2. In person. The Agency has established an official record for this action under docket control number OPP-181085. The official record consists of the documents specifically referenced in this action, and other information related to this action, including any information claimed as Confidential Business Information (CBI). This official record includes the documents that are physically located in the docket, as well as the documents that are referenced in those documents. The public version of the official record does not include any information claimed as CBI. The public version of the official record, which includes printed, paper versions of any electronic comments submitted during an applicable comment period is available for inspection in the Public Information and Records Integrity Branch (PIRIB), Rm. 119, Crystal Mall #2, 1921 Jefferson Davis Hwy., Arlington, VA, from 8:30 a.m. to 4 p.m., Monday through Friday, excluding legal holidays. The PIRIB telephone number is (703) 305-5805.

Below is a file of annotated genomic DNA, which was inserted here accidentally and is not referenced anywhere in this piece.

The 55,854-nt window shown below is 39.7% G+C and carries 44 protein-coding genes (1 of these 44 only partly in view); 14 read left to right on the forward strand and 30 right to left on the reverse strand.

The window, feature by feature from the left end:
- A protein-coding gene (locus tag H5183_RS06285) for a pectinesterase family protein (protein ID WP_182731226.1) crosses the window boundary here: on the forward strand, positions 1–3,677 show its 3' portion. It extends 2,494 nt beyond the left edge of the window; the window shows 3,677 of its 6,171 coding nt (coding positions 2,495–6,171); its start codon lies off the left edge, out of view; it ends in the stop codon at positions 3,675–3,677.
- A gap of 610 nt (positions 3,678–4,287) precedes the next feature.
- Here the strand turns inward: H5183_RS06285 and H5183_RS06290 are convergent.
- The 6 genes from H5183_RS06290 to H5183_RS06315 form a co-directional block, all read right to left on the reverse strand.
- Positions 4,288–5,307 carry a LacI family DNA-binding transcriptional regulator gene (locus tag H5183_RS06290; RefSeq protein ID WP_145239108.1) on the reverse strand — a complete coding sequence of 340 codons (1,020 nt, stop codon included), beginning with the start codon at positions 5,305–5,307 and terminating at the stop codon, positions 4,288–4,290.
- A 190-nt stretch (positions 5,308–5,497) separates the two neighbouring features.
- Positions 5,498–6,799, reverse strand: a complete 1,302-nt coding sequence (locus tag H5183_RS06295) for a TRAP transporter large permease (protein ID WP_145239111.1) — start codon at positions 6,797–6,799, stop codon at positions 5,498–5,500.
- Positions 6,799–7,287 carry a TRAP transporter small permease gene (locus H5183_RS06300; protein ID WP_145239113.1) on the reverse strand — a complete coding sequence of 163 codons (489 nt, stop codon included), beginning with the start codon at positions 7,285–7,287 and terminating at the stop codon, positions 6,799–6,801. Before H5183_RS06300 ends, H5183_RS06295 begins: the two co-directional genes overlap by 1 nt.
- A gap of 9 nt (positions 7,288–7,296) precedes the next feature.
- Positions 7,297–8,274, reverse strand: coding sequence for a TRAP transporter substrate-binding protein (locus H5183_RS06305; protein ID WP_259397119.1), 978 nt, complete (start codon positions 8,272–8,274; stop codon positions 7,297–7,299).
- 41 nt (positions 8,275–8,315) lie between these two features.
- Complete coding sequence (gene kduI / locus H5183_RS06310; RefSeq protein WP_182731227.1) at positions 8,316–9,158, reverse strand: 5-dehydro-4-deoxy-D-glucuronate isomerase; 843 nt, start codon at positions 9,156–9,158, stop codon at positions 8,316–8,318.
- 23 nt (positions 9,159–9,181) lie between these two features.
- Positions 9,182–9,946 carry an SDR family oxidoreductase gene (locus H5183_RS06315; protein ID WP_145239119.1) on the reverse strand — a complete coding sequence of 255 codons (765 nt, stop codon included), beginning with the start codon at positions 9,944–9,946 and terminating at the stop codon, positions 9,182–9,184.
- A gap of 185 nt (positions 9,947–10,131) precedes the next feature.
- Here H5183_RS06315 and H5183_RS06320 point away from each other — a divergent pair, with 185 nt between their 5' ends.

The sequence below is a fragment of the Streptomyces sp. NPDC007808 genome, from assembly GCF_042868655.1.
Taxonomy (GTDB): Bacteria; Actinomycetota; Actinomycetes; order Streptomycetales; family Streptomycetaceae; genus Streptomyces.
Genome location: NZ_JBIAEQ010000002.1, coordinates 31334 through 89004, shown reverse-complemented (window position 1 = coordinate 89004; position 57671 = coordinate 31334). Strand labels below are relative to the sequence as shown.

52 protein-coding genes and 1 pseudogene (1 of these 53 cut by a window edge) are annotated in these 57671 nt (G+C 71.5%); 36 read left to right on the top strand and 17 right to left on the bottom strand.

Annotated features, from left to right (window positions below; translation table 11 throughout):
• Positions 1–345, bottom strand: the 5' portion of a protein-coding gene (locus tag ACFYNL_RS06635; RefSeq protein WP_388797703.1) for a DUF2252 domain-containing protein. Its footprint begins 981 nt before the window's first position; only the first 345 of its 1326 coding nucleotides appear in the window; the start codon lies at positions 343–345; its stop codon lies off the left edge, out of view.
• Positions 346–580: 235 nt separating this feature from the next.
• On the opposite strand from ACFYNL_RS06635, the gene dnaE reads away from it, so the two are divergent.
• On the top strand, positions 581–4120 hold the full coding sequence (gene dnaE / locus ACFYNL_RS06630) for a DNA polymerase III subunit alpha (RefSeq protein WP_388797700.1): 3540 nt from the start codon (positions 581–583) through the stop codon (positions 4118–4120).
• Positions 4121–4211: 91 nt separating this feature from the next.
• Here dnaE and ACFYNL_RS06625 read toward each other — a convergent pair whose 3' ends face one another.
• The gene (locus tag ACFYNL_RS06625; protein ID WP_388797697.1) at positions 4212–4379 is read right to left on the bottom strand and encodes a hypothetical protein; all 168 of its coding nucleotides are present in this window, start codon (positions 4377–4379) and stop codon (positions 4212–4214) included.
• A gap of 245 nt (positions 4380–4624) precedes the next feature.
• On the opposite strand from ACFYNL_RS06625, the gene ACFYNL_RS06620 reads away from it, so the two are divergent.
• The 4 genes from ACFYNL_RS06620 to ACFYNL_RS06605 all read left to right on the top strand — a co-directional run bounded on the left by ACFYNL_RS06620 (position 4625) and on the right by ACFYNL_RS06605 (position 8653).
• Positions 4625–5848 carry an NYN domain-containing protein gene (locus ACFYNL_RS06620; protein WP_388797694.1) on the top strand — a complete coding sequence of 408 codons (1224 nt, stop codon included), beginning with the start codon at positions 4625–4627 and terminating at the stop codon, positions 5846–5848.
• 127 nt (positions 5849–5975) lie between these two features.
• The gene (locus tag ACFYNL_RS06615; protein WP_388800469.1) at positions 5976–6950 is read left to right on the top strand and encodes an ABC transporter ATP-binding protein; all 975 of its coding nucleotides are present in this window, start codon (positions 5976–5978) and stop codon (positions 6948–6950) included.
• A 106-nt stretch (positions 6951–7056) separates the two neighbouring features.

II. Background

Under FIFRA section 18, EPA can authorize the use of a pesticide when emergency conditions exist. Authorizations (commonly called emergency exemptions) are granted to State and Federal agencies and are of four types:

1. A “specific exemption” authorizes use of a pesticide against specific pests on a limited acreage in a particular State. Most emergency exemptions are specific exemptions.

2. “Quarantine” and “public health” exemptions are a particular form of specific exemption issued for quarantine or public health purposes. These are rarely requested.

3. A “crisis exemption” is initiated by a State or Federal agency (and is confirmed by EPA) when there is insufficient time to request and obtain EPA permission for use of a pesticide in an emergency.

EPA may deny an emergency exemption: If the State or Federal agency cannot demonstrate that an emergency exists, if the use poses unacceptable risks to the environment, or if EPA cannot reach a conclusion that the proposed pesticide use is likely to result in “a reasonable certainty of no harm” to human health, including exposure of residues of the pesticide to infants and children.